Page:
Atheists are a Protected Class! But a religion?

The First Amendment of the Constitution is an interesting paragraph. It begins with “Congress shall make no law…”

When teaching Communication Ethics, my classes discuss a lot of examples of what is and is not a violation of the Amendment. We speak about what restriction on free speech a state university or college can make and what restrictions private college can make.

The University of Missouri, for example, has a “Speaker’s Circle,” a centrally located cement “stump” that is open for anyone to say anything about everything. Of course there are some restrictions for this and other true public venues. 

If the speech creates and “clear and present danger;” if it consists of “fighting words” that may create immediate violence; or, if the language can be found in a court of law to be slander or libel.  There are also limits concerning obscenity, or conflict with government interests.

My class talks about University of Colorado professor Ward Churchill, who made some very public comments concerning the attacks on the United States on September 11, 2001. Churchill was accused saying that the United States deserved to be attacked because how our government treats Muslims.

You may disagree with what he allegedly said but he had every right to say it. Churchill’s tenure at the university could not be ended because CU is a state owned university. However, a private college in Wisconsin, which had contracted Churchill to speak, could and did cancel the contract.

A similar situation was recently reported by the Detroit Free Press.

Richard Dawkins, founder of the Richard Dawkins Foundation for Reason and Science and a defender of atheism and skepticism, was scheduled to speak at a fundraiser in Michigan at a private country club. The Free Press reported that the fundraiser was cancelled by the country club when they “discovered” that “Dawkins is an atheist after watching him on ‘The O’Reilly Factor’ on the Fox News channel…”

Dawkins, justifiably, was quite angered by this action and the organization moved the conference and Dawkins did speak that evening after all.

The controversy began with an interview Dawkins has a week earlier on Bill O’Reilly’s O’Reilly Factor. The reason for Dawkins’ appearance was two-fold. First to introduce Dawkins’ new book, The Magic of Reality: How We Know What’s Really True; second was to O’Reilly’s wanting to reopen the conversation of science versus creationism.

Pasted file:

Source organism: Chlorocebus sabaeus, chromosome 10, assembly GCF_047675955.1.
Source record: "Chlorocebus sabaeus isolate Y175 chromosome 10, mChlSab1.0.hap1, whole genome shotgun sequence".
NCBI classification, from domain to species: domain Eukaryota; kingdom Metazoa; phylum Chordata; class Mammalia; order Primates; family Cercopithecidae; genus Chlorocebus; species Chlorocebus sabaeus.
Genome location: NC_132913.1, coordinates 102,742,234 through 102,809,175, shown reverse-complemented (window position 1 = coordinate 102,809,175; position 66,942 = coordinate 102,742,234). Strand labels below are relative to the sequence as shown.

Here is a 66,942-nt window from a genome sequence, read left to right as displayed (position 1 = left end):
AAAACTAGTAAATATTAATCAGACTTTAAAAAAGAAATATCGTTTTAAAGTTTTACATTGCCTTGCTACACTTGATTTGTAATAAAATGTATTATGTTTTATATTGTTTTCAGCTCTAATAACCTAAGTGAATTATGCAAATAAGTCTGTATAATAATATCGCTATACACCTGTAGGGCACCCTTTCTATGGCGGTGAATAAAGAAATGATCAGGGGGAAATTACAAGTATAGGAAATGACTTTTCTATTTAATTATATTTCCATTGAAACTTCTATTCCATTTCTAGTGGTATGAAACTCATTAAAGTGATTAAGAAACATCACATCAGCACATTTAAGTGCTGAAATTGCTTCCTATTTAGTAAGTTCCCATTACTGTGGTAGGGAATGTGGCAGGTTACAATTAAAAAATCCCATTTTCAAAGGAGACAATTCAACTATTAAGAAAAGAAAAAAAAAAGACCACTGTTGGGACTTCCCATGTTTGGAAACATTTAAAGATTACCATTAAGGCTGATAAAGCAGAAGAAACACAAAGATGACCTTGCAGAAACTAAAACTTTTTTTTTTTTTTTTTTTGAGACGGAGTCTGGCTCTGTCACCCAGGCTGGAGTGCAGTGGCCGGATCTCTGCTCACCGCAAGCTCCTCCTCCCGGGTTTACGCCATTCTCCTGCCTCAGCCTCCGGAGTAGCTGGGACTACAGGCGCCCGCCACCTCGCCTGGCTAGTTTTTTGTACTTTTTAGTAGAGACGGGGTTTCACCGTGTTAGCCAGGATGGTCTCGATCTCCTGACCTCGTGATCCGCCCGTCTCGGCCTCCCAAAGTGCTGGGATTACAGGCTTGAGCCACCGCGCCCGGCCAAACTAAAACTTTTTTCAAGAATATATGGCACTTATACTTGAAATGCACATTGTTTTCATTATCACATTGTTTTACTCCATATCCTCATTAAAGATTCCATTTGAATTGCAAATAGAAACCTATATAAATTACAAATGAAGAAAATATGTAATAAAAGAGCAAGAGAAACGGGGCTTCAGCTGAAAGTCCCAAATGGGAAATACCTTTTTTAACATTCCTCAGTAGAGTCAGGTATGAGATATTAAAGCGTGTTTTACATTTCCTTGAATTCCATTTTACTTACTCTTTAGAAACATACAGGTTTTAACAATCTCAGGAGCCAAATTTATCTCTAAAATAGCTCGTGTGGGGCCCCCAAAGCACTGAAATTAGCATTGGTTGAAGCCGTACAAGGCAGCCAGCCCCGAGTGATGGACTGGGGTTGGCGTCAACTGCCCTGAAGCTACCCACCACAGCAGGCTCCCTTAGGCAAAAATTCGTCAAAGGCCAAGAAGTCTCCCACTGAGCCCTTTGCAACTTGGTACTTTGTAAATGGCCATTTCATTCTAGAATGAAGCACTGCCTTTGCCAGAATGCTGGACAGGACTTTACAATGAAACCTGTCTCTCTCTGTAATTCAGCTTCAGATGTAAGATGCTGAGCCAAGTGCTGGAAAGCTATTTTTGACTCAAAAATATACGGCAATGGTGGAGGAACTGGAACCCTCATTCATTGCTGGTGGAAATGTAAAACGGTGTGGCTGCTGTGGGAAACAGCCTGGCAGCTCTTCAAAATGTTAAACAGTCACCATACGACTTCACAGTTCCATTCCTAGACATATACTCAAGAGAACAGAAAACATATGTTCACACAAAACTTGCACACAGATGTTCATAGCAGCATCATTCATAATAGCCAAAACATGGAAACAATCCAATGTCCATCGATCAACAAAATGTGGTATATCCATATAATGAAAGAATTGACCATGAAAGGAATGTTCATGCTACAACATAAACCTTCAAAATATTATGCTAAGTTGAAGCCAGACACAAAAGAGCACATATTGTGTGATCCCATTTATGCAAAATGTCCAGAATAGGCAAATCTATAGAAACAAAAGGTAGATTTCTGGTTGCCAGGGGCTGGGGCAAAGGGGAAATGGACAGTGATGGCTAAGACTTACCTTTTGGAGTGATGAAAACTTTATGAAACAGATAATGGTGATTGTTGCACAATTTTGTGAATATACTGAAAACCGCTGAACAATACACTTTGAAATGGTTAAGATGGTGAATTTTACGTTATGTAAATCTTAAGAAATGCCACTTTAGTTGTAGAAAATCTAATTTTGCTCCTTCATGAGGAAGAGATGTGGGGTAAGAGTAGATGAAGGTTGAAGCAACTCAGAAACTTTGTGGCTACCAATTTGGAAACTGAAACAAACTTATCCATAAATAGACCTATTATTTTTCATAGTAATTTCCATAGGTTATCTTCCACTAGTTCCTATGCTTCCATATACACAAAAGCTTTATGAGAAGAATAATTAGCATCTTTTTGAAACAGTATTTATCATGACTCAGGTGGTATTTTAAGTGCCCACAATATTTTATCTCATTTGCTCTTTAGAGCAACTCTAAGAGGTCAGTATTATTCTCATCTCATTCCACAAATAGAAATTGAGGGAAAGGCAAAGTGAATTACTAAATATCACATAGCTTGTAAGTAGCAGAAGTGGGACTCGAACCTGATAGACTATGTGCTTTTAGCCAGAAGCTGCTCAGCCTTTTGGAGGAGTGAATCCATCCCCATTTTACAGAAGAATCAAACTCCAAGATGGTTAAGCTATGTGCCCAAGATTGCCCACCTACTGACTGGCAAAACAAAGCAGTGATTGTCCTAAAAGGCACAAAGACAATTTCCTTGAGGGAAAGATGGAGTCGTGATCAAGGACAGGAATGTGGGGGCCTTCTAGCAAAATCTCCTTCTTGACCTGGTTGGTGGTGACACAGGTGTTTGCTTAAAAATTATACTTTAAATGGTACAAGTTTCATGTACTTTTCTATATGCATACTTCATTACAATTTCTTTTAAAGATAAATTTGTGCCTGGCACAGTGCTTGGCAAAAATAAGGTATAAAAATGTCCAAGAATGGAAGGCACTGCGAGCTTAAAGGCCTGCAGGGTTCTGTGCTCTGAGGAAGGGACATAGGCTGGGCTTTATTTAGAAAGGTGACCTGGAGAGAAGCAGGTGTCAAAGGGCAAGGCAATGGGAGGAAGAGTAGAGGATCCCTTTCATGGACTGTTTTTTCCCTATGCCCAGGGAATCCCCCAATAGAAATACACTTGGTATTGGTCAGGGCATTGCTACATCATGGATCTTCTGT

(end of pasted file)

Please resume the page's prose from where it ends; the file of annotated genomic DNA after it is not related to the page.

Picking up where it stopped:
In his introduction, O’Reilly mentioned that the audience for Dawkins’ book included children and that Dawkins was pushing his atheist agenda. Dawkins countered that the book was about science.

I have not had the pleasure of reading The Magic of Reality yet, but from reading other Dawkins’ books, I can say that I will be leaning closer to Dawkins’ side of the discussion.

Back to the original topic.

Dawkins claims that the cancellation of his presentation by the private country club was due to the comments made by O’Reilly and that none of the decision makers read his book. From my own experience with people jumping to conclusions, this can be true.

The Free Press also quoted Dawkins as saying that the country club’s actions were a violation of “the spirit of the Civil Rights Act,” and is evidence of the continued discrimination against atheists.

From anecdotal personal experience as well as comments made by many of my atheist friends, atheist are frequently targeted by co-workers and supervisors, by acquaintances’ and others for their (our) position concerning religion.

I have also been discriminated against because I am a Jew by heritage and tradition. I know discrimination based on religious beliefs.

Most atheists do not consider atheism a religion, no matter how we define the term. Yet it appears that the Civil Rights Act of 1964, may include atheism as a protected class.

In their definition of “religion,” the Equal Employment Opportunity Commission (EEOC) says: